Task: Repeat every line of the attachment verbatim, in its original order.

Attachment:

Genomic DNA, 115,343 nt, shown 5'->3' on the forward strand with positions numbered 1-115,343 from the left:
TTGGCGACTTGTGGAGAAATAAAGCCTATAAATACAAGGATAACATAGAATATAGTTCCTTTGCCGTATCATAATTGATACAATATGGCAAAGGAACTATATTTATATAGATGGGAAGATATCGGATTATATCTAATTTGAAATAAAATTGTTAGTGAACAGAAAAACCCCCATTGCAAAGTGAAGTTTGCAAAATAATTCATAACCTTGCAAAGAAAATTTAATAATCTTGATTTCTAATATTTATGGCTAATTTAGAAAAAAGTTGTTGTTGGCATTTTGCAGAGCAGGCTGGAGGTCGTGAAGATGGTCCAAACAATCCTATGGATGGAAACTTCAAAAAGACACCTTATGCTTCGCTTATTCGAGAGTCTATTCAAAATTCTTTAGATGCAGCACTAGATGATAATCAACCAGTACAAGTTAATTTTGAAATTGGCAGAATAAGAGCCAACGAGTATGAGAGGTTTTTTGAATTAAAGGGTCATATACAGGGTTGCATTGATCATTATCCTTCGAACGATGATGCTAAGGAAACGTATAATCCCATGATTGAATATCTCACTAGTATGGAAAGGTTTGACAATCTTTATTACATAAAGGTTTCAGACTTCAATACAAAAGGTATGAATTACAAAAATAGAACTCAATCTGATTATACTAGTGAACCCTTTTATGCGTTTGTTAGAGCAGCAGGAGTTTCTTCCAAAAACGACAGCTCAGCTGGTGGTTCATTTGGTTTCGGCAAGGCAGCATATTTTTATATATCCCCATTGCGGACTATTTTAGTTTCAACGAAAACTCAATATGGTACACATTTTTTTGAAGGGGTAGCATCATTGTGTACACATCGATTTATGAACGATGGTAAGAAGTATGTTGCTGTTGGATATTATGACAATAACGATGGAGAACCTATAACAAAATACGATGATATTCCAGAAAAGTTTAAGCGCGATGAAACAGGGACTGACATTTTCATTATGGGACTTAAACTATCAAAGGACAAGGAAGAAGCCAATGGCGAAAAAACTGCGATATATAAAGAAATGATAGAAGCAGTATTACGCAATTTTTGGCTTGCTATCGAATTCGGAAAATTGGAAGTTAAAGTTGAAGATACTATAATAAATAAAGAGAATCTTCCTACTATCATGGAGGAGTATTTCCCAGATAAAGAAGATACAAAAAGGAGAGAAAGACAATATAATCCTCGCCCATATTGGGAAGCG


Genomic DNA, 115,343 nt, shown 5'->3' on the forward strand with positions numbered 1-115,343 from the left:
TTGGCGACTTGTGGAGAAATAAAGCCTATAAATACAAGGATAACATAGAATATAGTTCCTTTGCCGTATCATAATTGATACAATATGGCAAAGGAACTATATTTATATAGATGGGAAGATATCGGATTATATCTAATTTGAAATAAAATTGTTAGTGAACAGAAAAACCCCCATTGCAAAGTGAAGTTTGCAAAATAATTCATAACCTTGCAAAGAAAATTTAATAATCTTGATTTCTAATATTTATGGCTAATTTAGAAAAAAGTTGTTGTTGGCATTTTGCAGAGCAGGCTGGAGGTCGTGAAGATGGTCCAAACAATCCTATGGATGGAAACTTCAAAAAGACACCTTATGCTTCGCTTATTCGAGAGTCTATTCAAAATTCTTTAGATGCAGCACTAGATGATAATCAACCAGTACAAGTTAATTTTGAAATTGGCAGAATAAGAGCCAACGAGTATGAGAGGTTTTTTGAATTAAAGGGTCATATACAGGGTTGCATTGATCATTATCCTTCGAACGATGATGCTAAGGAAACGTATAATCCCATGATTGAATATCTCACTAGTATGGAAAGGTTTGACAATCTTTATTACATAAAGGTTTCAGACTTCAATACAAAAGGTATGAATTACAAAAATAGAACTCAATCTGATTATACTAGTGAACCCTTTTATGCGTTTGTTAGAGCAGCAGGAGTTTCTTCCAAAAACGACAGCTCAGCTGGTGGTTCATTTGGTTTCGGCAAGGCAGCATATTTTTATATATCCCCATTGCGGACTATTTTAGTTTCAACGAAAACTCAATATGGTACACATTTTTTTGAAGGGGTAGCATCATTGTGTACACATCGATTTATGAACGATGGTAAGAAGTATGTTGCTGTTGGATATTATGACAATAACGATGGAGAACCTATAACAAAATACGATGATATTCCAGAAAAGTTTAAGCGCGATGAAACAGGGACTGACATTTTCATTATGGGACTTAAACTATCAAAGGACAAGGAAGAAGCCAATGGCGAAAAAACTGCGATATATAAAGAAATGATAGAAGCAGTATTACGCAATTTTTGGCTTGCTATCGAATTCGGAAAATTGGAAGTTAAAGTTGAAGATACTATAATAAATAAAGAGAATCTTCCTACTATCATGGAGGAGTATTTCCCAGATAAAGAAGATACAAAAAGGAGAGAAAGACAATATAATCCTCGCCCATATTGGGAAGCG